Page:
One must also question the universality of the cultural ideology that places culture over nature as male over female. Preurban people who depend primarily on hunting-gathering and small-scale agriculture often have very different patterns of thought. Often males are associated with either wild nature (the sphere of hunting) or the fields that men control, while women are associated with the domestic realm. Men may see their activities as superior to those of women, but this is a matter of opinion, with women seeing their work as equal or better. A hierarchical sphere of male elites controlling culture and politics has not yet subsumed these earlier patterns that relate the whole society more directly to the fields and forests. But these earlier peoples have today been largely subordinated to patriarchal societies that identify themselves with a culture transcendent to nature and regard tribal and peasant peoples as inferior.5
Ecofeminist hope for an alternative society calls for a double conversion or transformation. Social hierarchies of men over women, white elites over subordinated classes and races, need to be transformed into egalitarian societies that recognize the full humanity of each human person. But if greater racial and gender equality is not to be mere tokenism that does not change the deep hierarchies of wealth and power of the few over the many, there must be both a major restructuring of the relations of human groups to each other and a transformation of the relation between humans and the nonhuman world. Humans need to recognize that they are one species among others within the ecosystems of earth, to embed their systems of production, consumption, and waste within the ways that nature sustains itself in a way that recognizes their intimate partnership with nonhuman communities.6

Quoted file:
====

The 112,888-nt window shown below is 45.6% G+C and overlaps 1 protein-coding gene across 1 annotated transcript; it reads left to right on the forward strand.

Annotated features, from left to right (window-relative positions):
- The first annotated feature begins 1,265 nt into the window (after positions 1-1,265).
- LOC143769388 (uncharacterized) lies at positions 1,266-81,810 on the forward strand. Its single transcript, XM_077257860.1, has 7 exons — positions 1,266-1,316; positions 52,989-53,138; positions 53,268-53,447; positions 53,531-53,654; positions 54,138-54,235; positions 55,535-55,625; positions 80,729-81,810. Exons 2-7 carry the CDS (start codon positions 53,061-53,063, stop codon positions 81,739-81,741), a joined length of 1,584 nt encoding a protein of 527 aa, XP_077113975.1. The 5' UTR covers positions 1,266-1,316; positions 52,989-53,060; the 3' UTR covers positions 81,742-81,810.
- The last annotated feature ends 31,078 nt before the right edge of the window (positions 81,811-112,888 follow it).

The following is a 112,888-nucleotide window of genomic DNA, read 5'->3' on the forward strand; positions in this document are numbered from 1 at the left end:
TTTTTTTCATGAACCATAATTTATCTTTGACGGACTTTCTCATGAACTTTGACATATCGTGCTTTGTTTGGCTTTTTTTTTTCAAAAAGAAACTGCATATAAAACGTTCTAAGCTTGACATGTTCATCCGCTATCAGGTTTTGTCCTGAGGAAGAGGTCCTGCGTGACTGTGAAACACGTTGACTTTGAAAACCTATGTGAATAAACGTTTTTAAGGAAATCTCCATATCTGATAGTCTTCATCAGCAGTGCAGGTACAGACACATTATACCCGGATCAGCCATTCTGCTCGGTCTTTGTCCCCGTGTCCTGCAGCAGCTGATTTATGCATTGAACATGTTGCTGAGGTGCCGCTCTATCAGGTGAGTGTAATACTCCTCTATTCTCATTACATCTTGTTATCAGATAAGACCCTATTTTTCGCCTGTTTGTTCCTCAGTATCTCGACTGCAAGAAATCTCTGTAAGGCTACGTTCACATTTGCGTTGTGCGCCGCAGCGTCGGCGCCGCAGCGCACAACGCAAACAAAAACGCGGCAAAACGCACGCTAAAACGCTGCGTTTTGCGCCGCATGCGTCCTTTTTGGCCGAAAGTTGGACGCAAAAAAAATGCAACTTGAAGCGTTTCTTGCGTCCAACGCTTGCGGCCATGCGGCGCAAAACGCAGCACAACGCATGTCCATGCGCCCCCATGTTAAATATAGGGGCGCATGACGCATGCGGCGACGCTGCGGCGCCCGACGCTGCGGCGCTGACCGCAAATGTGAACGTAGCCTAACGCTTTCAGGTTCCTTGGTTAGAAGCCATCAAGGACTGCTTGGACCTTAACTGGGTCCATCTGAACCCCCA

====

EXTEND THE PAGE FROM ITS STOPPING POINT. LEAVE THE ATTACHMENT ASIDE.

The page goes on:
(p.81) In this essay I will briefly survey several ecofeminist perspectives that are emerging from a number of religious and cultural contexts—those of Vandana Shiva from India, Ivone Gebara from Brazil, and Carolyn Merchant, a North American historian of science. I will conclude with some questions about the utility of this effort to interconnect the domination of women and of nature, social justice, and ecological health.
Vandana Shiva, of Hindu background, was trained as a physicist but abandoned her career in nuclear energy to become an environmental activist who writes and organizes against the Western systems of “development,” which she sees as destructive of the ecology and economy of India as well as responsible for the debasement and impoverishment of humanity and the earth, generally. She seeks to propose sustainable alternatives to the Western model of “development” that are rooted in traditional Indian peasant agriculture.